2007-07-03 / Sam Bari

Moonrakers, Godbotherers, and Angel Whispers

You can't beat a system you can't understand
By Sam Bari

Independence Day is upon us; the tall ships have left Narragansett Bay and sailed into the sunset, leaving us with memories that will last a lifetime. Powered by the wind, those finely engineered craft have legacies that represent everything exciting, adventurous, and romantic. Their voyages to the far corners of the globe to distant and exotic lands bring meaning to the word freedom.

The following story is really a yarn passed down over generations about two of the finest tall ships to ever sail the seven seas. It was inspired by a discussion between two brothers about sails and their names. Whether the tale has any credibility, I have no idea. Even our crack research team, the Googlamaniacs, could find little to support its validity.

I choose to think about it as one of thousands of entertaining stories told by sailors during long nights on faraway oceans and embellished by many bottles of rum. Keep in mind it is a yarn, no more and no less, but an entertaining yarn it is, and who knows - it could have really happened.

During the nineteenth century, man was learning to conquer nature. It was an age of invention, with the introduction of steam power, the telegraph, and canal building. It was also the age of the fastest sailing vessels in history - the legendary clipper ships.

The clipper ship was the epitome of speed at sea. As many as five masts were seen on some clippers, and sails were crowded on all of them, wherever they could be made to draw air. To make these fast ships even faster, above the courses, topgallants and royals, sails never before seen began to appear. The first of these additions to the traditional sail inventories, above the royals, were the skysails. Then, the even higher moonraker was added for an extra boost of power. But that was hardly the end. Even loftier sails were brought into play to make one legendary clipper faster than any sailing ship in history.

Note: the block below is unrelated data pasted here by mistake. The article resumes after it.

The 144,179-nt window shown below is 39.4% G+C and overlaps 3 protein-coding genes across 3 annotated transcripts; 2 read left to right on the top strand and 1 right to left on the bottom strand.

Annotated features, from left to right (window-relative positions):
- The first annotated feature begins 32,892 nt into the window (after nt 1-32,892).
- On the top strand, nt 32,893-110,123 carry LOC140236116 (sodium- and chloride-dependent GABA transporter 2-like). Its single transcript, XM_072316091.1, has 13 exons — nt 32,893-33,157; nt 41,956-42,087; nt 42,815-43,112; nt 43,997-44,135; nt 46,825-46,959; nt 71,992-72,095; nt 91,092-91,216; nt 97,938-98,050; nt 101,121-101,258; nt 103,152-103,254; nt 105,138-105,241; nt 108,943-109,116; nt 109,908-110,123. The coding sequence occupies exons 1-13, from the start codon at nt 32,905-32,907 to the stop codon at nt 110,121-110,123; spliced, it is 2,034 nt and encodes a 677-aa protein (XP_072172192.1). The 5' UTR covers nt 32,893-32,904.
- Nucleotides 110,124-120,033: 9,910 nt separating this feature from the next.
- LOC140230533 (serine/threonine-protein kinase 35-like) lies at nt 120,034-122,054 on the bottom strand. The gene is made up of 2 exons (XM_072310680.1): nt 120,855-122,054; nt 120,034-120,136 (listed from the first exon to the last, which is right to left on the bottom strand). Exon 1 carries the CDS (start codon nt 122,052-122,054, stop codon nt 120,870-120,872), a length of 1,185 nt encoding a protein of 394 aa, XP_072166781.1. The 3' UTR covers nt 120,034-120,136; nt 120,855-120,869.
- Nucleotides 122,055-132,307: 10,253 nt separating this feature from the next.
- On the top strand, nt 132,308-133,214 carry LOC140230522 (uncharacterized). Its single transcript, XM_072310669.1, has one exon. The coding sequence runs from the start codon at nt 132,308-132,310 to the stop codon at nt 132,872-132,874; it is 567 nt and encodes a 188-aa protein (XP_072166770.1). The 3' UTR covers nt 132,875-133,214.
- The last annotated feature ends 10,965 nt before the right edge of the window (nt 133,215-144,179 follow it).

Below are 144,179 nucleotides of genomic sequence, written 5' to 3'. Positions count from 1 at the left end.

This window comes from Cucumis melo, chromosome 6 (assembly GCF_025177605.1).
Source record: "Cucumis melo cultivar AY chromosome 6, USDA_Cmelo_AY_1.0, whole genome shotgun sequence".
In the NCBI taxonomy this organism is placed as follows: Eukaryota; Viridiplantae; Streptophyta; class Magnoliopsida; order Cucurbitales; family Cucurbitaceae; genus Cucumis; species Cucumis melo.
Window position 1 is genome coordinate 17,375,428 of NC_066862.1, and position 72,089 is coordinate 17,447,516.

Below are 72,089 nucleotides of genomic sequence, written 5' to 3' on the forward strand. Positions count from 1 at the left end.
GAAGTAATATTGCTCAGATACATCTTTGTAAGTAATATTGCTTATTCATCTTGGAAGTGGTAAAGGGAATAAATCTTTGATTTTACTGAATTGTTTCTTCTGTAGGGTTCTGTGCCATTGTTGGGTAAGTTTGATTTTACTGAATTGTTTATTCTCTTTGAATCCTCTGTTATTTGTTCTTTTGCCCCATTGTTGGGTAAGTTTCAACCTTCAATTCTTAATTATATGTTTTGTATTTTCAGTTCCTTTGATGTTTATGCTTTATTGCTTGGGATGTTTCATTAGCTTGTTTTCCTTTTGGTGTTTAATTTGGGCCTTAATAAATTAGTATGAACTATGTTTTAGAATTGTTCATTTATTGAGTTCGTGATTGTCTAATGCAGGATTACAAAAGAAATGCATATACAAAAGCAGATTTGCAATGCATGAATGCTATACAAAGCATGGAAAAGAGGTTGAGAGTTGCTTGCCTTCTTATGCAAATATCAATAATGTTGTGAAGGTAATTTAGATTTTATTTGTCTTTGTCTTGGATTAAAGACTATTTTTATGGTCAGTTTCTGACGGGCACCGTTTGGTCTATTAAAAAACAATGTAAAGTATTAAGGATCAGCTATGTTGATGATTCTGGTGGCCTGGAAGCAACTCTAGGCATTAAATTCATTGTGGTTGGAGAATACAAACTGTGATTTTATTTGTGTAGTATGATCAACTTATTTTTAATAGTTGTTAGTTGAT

Although the historical record is a bit fuzzy, possibly due to divine intervention to remove a certain ship from human memory, the story allegedly happened this way:

The year was 1854, and Captain Judas Pariah of the clipper ship, Shameless Hussy, intended to set the new sailing record from New York to San Francisco. However, in order to accomplish this feat, he had to best the most famous clipper ship of all time, the Flying Cloud.

The Cloud was a legend in its own time. She set the record for the New York to San Francisco run in 1851 by making the voyage in a mere 89 days. Then, in 1853, she beat the world-renowned clipper ship Hornet by nearly two days.

"About the Flying Cloud," wrote nautical historian and author David W. Shaw, "It was all the more unusual because its navigator was a woman, Eleanor Creesy, who had been studying oceanic currents, weather phenomena, and astronomy since her girlhood in Marblehead, Massachusetts. With her husband, ship captain Josiah Perkins Creesy, she logged many thousands of miles on the ocean, traveling around the world carrying passengers and goods. In the wake of their record-setting transit from New York to California, Eleanor and Josiah became instant celebrities."

In those days, having a woman on board a merchant ship, let alone in the crew, was unprecedented and highly suspect amongst most seafaring men. Nonetheless, legend has it that Captain Pariah challenged Captain Creesy to the alleged race of the century.

Once under way, Captain Pariah ordered all sail crowded on from the courses to the skysails and moonrakers, but that was not enough; they still weren't pulling ahead of the Flying Cloud, which also left New York harbor on that frigid January morning in 1854.

This was an ocean race between the world's two fastest clippers, and Pariah knew that second place would not be significant. More than profit was at stake; this was a contest for glory and honor, a prize worth dying for in the nineteenth century.

However, the Shameless Hussy allegedly carried a closely guarded secret onboard. Before leaving port, Captain Pariah had bare poles installed above the highest named sails known to clippers, and he realized that now was the perfect time to write a new chapter in the history books of sailing. So he ordered the hands to bend on additional sails that he called Angel Whispers and Godbotherers - the highest sails ever flown on any ship

A satisfied smile spread across Pariah's face as the heaven-piercing canvas swelled and the Hussy planed off, leaving the Flying Cloud blinded in her spray.

The sailors on the Cloud watched in dismay as the Hussy shot over the horizon, but when they arrived in San Francisco 89 days later, there was no word of the Shameless Hussy. She was never seen again.

Perhaps there is a limit to God's tolerance for man constantly getting up His nose, but we shall never know for sure. To this day, the Flying Cloud holds the record for sailing 'round the Horn, and no ship since has tried to tempt God's wrath by mounting any canvas above a moonraker.

Consequently, Angel Whispers and Godbotherers are no longer part of that system we can't understand.

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